Have you noticed the beautiful flowers all over Natick Center, including the planters on the pedestrian bridge over the train tracks? These colorful outdoor planters, as well as the pollinator garden in front of Morse library and the library’s indoor plants, are the result of the hard work of the Natick Garden Club.
The Natick Garden Club is responsible for planting a total of 41 containers year-round. Club members come up with the designs and, in partnership with the Natick Center Cultural District, purchase the plants from Bacon Street Farm and Fran’s Flowers.
The club is a group of enthusiastic gardeners who are passionate about beautifying our community and sharing their love of plants. It was organized about 20 years ago and has approximately 80 members (the group is very open to new members).
The club meets monthly September through May to learn from each other and from guest speakers. Meetings are held in the evenings, to include members who work. A former President of the Natick Garden Club and one of its founding members, Elizabeth Carroll, describes the group as not your traditional “white-gloves Garden Club”, but a very hands-on group for all gardeners.
A highlight of the Club’s year is the annual auction fundraiser, during which it auctions off flower plants and vegetable seedlings from members’ own gardens. Proceeds from the auction fund various civic projects, including a scholarship for graduating seniors from Natick High School. The club also participates in Earth Day and Natick Days.
Summer activities include end-of-the year party, a trip to a u-pick tulip field in Rhode Island, and informal meetings in each other's gardens.
One of the perks of club membership is getting advice from fellow gardeners. For this blog story, I’ve asked Elizabeth Carroll to answer some questions from the Natick Moms’ Facebook group and she graciously agreed.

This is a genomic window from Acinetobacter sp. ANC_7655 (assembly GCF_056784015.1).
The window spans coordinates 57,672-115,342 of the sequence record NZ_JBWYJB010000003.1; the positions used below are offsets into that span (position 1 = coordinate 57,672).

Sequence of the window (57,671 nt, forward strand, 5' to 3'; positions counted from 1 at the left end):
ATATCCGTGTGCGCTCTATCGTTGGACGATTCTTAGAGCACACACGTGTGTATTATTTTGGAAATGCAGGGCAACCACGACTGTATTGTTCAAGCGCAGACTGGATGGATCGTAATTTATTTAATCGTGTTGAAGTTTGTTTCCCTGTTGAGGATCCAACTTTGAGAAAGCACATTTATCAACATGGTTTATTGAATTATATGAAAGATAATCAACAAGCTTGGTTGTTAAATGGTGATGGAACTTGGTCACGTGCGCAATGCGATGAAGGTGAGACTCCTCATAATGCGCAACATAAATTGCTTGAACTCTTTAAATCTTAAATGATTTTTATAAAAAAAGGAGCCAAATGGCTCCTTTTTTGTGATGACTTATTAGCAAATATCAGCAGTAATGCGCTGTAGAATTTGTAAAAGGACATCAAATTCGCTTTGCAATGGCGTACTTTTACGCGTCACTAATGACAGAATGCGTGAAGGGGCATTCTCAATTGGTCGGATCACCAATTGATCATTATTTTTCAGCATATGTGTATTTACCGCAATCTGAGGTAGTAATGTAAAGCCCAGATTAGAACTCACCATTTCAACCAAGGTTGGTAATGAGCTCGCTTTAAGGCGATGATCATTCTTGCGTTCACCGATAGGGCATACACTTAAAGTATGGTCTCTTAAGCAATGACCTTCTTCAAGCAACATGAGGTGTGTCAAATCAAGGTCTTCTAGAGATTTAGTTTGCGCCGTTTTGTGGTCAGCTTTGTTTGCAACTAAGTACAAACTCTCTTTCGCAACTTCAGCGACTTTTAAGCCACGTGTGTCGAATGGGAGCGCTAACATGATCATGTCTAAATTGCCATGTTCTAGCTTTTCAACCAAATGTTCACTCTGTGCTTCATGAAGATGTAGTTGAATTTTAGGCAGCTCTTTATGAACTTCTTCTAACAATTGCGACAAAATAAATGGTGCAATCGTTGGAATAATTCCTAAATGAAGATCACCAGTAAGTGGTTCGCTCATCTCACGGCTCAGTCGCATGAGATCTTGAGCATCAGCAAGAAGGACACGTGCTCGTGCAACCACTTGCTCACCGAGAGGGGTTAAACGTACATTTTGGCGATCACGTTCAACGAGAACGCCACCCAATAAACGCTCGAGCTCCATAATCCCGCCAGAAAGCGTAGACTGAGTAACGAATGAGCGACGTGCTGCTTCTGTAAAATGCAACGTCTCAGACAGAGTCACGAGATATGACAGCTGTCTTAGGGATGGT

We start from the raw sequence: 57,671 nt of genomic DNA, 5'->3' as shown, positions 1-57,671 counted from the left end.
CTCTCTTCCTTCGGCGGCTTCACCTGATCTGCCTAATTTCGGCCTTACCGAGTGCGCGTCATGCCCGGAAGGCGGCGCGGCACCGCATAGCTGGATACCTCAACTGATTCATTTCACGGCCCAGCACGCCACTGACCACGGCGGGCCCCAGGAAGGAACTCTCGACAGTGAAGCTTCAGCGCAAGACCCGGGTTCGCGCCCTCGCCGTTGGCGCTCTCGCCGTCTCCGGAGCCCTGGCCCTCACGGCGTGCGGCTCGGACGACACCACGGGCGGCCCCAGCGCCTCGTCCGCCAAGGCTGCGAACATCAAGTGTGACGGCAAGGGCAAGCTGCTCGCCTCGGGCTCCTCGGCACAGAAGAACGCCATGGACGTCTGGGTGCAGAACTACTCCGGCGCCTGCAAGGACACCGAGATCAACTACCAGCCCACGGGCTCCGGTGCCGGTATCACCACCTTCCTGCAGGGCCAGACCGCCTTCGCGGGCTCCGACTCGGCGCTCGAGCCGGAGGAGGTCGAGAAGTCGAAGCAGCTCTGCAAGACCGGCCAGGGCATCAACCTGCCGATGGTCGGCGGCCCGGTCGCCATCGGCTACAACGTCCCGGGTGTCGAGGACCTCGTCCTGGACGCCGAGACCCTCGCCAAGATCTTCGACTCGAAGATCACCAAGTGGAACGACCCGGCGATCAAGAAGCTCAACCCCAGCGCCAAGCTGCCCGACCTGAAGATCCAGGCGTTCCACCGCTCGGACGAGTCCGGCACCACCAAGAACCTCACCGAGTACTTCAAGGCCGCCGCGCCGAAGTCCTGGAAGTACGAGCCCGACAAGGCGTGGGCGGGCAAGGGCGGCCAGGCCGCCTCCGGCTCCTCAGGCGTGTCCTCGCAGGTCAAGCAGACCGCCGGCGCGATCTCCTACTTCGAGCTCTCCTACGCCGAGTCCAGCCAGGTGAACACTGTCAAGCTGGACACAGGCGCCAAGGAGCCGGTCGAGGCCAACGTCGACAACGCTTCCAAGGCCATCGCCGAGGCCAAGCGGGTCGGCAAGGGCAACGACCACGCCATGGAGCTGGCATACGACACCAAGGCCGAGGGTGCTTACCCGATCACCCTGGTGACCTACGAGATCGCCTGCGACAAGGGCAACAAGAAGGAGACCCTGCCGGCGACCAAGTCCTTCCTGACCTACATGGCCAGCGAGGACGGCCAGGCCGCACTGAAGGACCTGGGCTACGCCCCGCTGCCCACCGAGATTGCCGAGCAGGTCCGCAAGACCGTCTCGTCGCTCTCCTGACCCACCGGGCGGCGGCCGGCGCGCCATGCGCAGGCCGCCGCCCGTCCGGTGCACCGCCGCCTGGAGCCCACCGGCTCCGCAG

Q: How can I leave water out for butterflies and birds without attracting mosquitoes?
A: If you change the water every few days it will prevent the larvae from developing. You can dump the old water into your garden and water your plants.
Q: Is there a way to get rid of lily of the valley without digging them up individually?
A: One idea is in the early Spring cover it with layers of newspaper and then mulch over it. Leave it for a year. Next Spring dig up the old roots. It’s worth a try!
Q: How to prune lilacs so the blossoms aren’t all the way at the top of the tall bush.
A: Lilacs like sun so make sure your lilacs are getting 6 hours of sun a day. Prune after they bloom in the spring, no later than that.
Q: My garden is being decimated by bunnies...other than fencing how to keep them from eating my flowers? I sometimes put red pepper around plants but it’s not foolproof.
A: There are various spray repellents on the market. You need to reapply otherwise they will start eating again.
Q:We planted three hydrangeas and they are looking really sad. Any way to bring them back to life?
Q:Why won’t my hydrangea bloom? Hasn’t since I moved in 7 years ago.
One of the biggest causes of hydrangeas not blooming is aggressive pruning. Wait until late Spring when you can see what is dead wood and only prune the dead wood. Unfortunately if we get very cold temperatures in the winter and early Spring that can destroy the forming buds also.